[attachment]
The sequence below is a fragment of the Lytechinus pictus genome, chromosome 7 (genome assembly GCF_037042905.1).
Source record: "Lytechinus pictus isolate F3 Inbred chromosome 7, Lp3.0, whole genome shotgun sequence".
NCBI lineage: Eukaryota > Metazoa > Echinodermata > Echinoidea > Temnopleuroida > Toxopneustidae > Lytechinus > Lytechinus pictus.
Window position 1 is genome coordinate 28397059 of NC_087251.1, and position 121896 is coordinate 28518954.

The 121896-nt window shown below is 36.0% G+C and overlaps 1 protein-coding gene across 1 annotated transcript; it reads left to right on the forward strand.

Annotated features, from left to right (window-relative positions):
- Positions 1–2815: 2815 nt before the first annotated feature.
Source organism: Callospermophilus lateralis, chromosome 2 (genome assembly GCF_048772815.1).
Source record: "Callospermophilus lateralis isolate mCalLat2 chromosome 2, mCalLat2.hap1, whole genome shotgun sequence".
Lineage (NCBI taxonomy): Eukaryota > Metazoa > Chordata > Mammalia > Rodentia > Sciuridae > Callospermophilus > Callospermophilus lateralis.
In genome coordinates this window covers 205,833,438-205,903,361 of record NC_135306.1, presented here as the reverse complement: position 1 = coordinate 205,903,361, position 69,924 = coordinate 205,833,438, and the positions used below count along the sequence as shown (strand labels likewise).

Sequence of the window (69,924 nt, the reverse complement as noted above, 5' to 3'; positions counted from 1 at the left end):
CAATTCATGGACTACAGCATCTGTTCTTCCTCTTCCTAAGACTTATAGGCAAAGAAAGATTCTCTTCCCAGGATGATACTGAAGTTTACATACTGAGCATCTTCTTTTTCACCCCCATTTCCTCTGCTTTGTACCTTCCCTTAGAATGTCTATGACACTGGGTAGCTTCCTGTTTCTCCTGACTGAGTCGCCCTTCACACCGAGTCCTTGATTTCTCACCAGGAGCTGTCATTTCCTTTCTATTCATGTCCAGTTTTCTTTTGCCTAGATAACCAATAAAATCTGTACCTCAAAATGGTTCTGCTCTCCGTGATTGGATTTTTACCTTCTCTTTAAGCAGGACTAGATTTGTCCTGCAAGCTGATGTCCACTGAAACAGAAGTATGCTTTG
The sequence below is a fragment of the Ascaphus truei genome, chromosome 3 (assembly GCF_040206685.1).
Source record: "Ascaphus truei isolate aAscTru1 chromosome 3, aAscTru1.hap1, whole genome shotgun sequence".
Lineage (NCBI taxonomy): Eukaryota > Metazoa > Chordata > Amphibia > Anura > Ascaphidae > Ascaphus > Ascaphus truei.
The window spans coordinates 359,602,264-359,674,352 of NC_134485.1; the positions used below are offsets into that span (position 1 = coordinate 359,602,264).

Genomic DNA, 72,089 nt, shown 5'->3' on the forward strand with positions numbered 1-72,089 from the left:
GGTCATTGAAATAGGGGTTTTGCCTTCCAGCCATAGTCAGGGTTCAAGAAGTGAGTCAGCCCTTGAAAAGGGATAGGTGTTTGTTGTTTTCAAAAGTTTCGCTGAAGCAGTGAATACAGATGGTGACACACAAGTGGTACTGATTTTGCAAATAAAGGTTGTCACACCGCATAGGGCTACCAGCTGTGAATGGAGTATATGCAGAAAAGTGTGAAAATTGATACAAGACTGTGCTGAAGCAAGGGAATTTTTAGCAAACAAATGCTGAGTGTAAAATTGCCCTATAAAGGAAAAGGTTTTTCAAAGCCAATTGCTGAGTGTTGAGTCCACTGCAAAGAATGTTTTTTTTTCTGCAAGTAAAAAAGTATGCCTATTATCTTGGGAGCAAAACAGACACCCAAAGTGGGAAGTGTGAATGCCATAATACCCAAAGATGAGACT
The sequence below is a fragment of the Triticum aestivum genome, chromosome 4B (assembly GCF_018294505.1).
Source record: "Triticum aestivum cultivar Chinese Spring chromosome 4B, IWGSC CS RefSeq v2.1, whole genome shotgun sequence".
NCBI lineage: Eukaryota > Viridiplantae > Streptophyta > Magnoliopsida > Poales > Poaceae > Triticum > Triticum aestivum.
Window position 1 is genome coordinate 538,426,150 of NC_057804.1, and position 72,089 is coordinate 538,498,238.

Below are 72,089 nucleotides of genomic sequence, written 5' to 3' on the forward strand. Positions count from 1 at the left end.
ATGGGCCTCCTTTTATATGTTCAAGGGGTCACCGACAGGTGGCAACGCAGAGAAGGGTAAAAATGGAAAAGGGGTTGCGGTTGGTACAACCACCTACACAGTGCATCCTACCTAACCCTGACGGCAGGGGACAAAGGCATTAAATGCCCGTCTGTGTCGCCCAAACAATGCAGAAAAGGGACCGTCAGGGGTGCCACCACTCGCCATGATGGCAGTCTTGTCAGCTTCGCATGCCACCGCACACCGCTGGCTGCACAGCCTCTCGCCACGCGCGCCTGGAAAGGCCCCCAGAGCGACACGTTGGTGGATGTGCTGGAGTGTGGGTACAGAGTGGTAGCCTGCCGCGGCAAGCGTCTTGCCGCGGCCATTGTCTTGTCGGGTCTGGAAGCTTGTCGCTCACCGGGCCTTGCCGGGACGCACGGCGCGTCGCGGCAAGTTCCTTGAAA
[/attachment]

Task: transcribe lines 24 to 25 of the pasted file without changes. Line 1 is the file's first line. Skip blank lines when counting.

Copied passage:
Below are 72,089 nucleotides of genomic sequence, written 5' to 3' on the forward strand. Positions count from 1 at the left end.
ATGGGCCTCCTTTTATATGTTCAAGGGGTCACCGACAGGTGGCAACGCAGAGAAGGGTAAAAATGGAAAAGGGGTTGCGGTTGGTACAACCACCTACACAGTGCATCCTACCTAACCCTGACGGCAGGGGACAAAGGCATTAAATGCCCGTCTGTGTCGCCCAAACAATGCAGAAAAGGGACCGTCAGGGGTGCCACCACTCGCCATGATGGCAGTCTTGTCAGCTTCGCATGCCACCGCACACCGCTGGCTGCACAGCCTCTCGCCACGCGCGCCTGGAAAGGCCCCCAGAGCGACACGTTGGTGGATGTGCTGGAGTGTGGGTACAGAGTGGTAGCCTGCCGCGGCAAGCGTCTTGCCGCGGCCATTGTCTTGTCGGGTCTGGAAGCTTGTCGCTCACCGGGCCTTGCCGGGACGCACGGCGCGTCGCGGCAAGTTCCTTGAAA